Horses Facial Expressions Defined

“Horses are undoubtedly emotional animals,” Jennifer Wathan, a doctoral researcher at the University of Sussex and one of the study’s authors, said. “But what they feel and how that is expressed is a question that we have yet to pin down.”

Wathan and her colleagues devised a comprehensive coding system to better understand common equine facial actions, which they named EquiFACS (Equine Facial Action Coding System). The original FACS was developed for use in humans.  EquiFACS is the first attempt to develop this system for an animal with laterally placed eyes and an elongated face.

“Facial expressions are made up of a number of different complicated movements that overlap in a dynamic way. The Equine Facial Action Coding System gives us a way in which we can make sense of these dynamic and complex forms of communication. Even people who know horses really well sometimes can’t articulate exactly what it is about an expression that they’re seeing. This gives them a way of articulating it.”

 

Inner brow raiser: Horses tend to raise the inner brow of the eye in negative emotional situations as an expression of sadness or fear. Dogs and humans are known to use a similar action in expressions of surprise, sadness and fear.

 

Upper lip raiser: This can be an expression of fear in horses and is often combined with a widening of the eyes, increasing the visibility of the whites of the eyes. Cows also have been shown to display this facial action in stressful situations.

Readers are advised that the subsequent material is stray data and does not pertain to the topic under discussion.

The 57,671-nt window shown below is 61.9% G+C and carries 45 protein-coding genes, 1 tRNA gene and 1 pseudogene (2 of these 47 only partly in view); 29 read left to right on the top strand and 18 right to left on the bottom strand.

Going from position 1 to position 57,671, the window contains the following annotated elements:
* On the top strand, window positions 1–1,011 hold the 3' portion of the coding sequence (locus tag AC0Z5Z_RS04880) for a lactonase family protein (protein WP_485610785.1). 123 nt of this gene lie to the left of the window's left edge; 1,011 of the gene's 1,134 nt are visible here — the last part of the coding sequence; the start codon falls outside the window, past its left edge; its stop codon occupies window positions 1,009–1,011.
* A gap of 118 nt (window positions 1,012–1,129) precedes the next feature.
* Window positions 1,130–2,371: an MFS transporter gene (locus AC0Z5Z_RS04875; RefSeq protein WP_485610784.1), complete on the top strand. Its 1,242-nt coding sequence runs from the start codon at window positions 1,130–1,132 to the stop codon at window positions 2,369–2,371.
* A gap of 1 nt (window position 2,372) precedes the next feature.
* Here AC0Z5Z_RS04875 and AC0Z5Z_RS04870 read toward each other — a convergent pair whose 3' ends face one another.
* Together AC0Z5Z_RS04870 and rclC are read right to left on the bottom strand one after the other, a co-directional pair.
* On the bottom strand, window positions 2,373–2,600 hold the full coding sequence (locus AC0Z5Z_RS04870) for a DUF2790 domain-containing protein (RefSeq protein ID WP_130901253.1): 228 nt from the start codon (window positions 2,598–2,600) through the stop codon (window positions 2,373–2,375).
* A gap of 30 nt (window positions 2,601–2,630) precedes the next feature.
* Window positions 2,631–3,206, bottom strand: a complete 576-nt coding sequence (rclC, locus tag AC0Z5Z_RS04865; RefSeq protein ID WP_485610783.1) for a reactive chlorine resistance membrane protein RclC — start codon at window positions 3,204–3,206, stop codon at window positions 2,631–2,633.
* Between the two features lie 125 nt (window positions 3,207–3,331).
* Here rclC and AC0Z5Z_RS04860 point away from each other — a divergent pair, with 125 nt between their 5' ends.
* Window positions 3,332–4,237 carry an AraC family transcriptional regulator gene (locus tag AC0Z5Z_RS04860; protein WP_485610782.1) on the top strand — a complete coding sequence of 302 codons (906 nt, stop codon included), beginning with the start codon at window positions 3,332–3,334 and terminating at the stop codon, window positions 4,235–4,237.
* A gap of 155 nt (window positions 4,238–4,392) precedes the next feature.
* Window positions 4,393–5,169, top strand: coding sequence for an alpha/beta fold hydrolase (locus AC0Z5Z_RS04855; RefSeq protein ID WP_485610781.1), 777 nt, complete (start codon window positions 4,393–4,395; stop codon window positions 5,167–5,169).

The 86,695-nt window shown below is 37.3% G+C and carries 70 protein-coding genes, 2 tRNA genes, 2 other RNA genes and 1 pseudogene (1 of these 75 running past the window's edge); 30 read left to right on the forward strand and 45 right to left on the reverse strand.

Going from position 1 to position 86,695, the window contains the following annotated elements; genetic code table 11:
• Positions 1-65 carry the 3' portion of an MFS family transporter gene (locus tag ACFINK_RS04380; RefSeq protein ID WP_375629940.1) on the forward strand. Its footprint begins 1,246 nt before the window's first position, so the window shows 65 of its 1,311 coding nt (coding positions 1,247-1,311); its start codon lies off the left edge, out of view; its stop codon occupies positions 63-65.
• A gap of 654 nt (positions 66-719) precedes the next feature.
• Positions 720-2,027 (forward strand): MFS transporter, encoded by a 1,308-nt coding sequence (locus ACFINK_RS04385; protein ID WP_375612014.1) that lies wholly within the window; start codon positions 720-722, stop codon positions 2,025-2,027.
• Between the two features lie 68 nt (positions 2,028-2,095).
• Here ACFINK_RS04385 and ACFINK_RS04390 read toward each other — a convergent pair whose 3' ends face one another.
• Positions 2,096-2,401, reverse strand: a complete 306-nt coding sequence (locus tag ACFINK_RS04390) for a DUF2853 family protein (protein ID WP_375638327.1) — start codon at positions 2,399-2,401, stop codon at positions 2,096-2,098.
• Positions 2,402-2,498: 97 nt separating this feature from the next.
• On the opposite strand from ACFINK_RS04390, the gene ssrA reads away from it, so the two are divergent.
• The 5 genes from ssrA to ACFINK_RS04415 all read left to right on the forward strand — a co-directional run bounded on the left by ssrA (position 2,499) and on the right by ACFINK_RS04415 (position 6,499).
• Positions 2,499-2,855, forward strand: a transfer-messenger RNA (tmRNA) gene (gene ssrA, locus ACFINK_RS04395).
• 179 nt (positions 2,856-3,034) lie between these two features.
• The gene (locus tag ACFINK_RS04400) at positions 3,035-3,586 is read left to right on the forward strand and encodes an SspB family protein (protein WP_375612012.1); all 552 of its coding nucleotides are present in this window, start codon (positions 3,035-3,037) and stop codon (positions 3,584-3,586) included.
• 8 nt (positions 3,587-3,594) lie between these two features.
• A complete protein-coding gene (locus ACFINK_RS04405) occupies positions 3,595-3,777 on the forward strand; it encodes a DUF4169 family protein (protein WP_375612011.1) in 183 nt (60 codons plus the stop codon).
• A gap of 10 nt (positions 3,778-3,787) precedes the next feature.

Lip corner puller: This subtle movement is generally a gesture of submission in horses, otherwise known as “snapping.” In humans, pulling the corners of the lips is a key component of the smile. The expression is also seen in primates, cats and dogs.

 


Although previous studies of horses have investigated their facial expressions in specific contexts, e.g. pain, until now there has been no methodology available that documents all the possible facial movements of the horse and provides a way to record all potential facial configurations. This is essential for an objective description of horse facial expressions across a range of contexts that reflect different emotional states. Facial Action Coding Systems (FACS) provide a systematic methodology of identifying and coding facial expressions on the basis of underlying facial musculature and muscle movement. FACS are anatomically based and document all possible facial movements rather than a configuration of movements associated with a particular situation. Consequently, FACS can be applied as a tool for a wide range of research questions. We developed FACS for the domestic horse (Equus caballus) through anatomical investigation of the underlying musculature and subsequent analysis of naturally occurring behaviour captured on high quality video. Discrete facial movements were identified and described in terms of the underlying muscle contractions, in correspondence with previous FACS systems. The reliability of others to be able to learn this system (EquiFACS) and consistently code behavioural sequences was high—and this included people with no previous experience of horses. A wide range of facial movements were identified, including many that are also seen in primates and other domestic animals (dogs and cats). EquiFACS provides a method that can now be used to document the facial movements associated with different social contexts and thus to address questions relevant to understanding social cognition and comparative psychology, as well as informing current veterinary and animal welfare practices.

EquiFACS: The Equine Facial Action Coding System

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